New cooling technology expected to save Hillsborough school district money

Water is cooled from 50 to 40 degrees after processing through the ice tanks, at right. Then, temperature modulating valves, top, channel it into the chiller tanks, at left, where it cools to 38 degrees. From there it flows through coils and fans blow across them, creating air conditioning.

ARIELLE STEVENSON | Times

Water is cooled from 50 to 40 degrees after processing through the ice tanks, at right. Then, temperature modulating valves, top, channel it into the chiller tanks, at left, where it cools to 38 degrees. From there it flows through coils and fans blow across them, creating air conditioning.

TAMPA — Classrooms are empty when the air-conditioning system at Roland Park Elementary and Middle goes on at 9 p.m. The 3 miles of tubes spiraling inside each of eight ice tanks on campus will freeze solid by 5 a.m.

In the morning when students arrive, a mix of glycol and water flows quietly through the tubes, and the ice outside them maintains the internal temperature. Glycol allows the water to drop to 19 degrees without freezing. Meanwhile, a heat exchanger collects the warmth from indoors and channels it through the ice tanks. Then fans blow over the cooled water, creating cold air that brings each classroom to a comfortable 76 degrees.

Roland Park is one of five schools where Hillsborough County schools have installed the systems, called thermal energy storage. Hunters Green, Schwartzkopf, Bing and Boyette Elementary schools also got the systems.

They're made by Calmac, which has been building ice skating rinks for 30 years. The company discovered the same technology could be used to cool buildings, according to its Web site. Instead of the tubes lying flat, like on an ice skating rink, they spiral inside 7- by 7-foot tanks that contain 17,000 gallons of water.

Most of the energy is spent during off-peak hours, which saves the district money, says Bob Wegmann, general manager of operations for the Hillsborough County School District.

The new systems — which cost $585,708 to install — are projected to save $50,000 to $75,000 a year in those five sites alone.

"It's like buying a Prius. You have to put more money up front, then analyze if it will return soon enough. This technology should pay for itself in six to 10 years," Wegmann said.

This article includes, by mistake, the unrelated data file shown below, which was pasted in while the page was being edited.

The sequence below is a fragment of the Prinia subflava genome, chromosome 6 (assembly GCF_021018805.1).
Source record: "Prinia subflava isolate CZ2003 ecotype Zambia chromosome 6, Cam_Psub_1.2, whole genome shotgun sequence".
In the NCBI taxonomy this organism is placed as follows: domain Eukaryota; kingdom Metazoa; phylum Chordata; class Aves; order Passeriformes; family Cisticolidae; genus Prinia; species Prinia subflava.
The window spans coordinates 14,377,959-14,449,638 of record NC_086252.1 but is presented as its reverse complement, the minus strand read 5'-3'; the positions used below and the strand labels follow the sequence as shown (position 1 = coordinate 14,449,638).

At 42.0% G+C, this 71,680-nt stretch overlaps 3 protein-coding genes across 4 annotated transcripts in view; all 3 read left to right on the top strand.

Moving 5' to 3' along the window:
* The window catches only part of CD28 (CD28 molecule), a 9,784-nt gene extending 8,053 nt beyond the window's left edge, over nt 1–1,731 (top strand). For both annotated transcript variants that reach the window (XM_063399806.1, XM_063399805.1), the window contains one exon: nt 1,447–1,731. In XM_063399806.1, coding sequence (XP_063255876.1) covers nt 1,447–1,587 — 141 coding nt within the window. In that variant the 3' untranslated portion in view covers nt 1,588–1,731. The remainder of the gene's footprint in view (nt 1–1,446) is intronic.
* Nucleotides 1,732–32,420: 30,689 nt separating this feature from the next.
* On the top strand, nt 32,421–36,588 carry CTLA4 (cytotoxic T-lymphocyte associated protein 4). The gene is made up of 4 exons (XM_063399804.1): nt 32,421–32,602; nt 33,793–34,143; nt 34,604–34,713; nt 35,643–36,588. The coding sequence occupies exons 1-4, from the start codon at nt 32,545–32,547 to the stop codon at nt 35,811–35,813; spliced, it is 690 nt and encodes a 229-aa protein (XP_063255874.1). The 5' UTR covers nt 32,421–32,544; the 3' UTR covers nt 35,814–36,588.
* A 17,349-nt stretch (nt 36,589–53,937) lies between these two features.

If the technology lives up to expectations, Tampa Electric Co. will give the district a rebate for an estimated $132,000, according to utility spokesman Rick Moreira.

"This estimated rebate amount is one of the largest we've paid," said Moreira.

At Roland Park, the new equipment works in tandem with an existing air system, cutting air-conditioning needs in half.

All of the systems installed are partial storage systems, designed to meet half of a site's air-conditioning needs. But three schools have been running them at higher capacity, getting even more cooling power.

"For about a six- to eight-month period, we can operate partial storage efficiently as full storage, which is less expensive. It's during the hotter months, June, July, etc., that we use them as partial storage," said Wegmann.

A study completed last year by the Army Corps of Engineers determined that off-peak thermal cooling saves as much as 50 percent on energy bills.

"The more you can reduce those peaks, the more advantageous it is for the customer, because peak energy is more expensive," Moreira said.

Hillsborough's school system tried similar technology about 20 years ago but found it ineffective.

"The technology then was so far behind where it needed be in order to function," Wegmann said. "The systems were maintenance intensive, broken all the time, and eventually Hillsborough had to remove all the systems."

Two more schools may get the new technology in the summer, Wegmann said.

Arielle Stevenson can be reached at astevenson@sptimes.com or (813) 226-3321.

New cooling technology expected to save Hillsborough school district money 10/22/09 [Last modified: Thursday, October 22, 2009 11:55pm]

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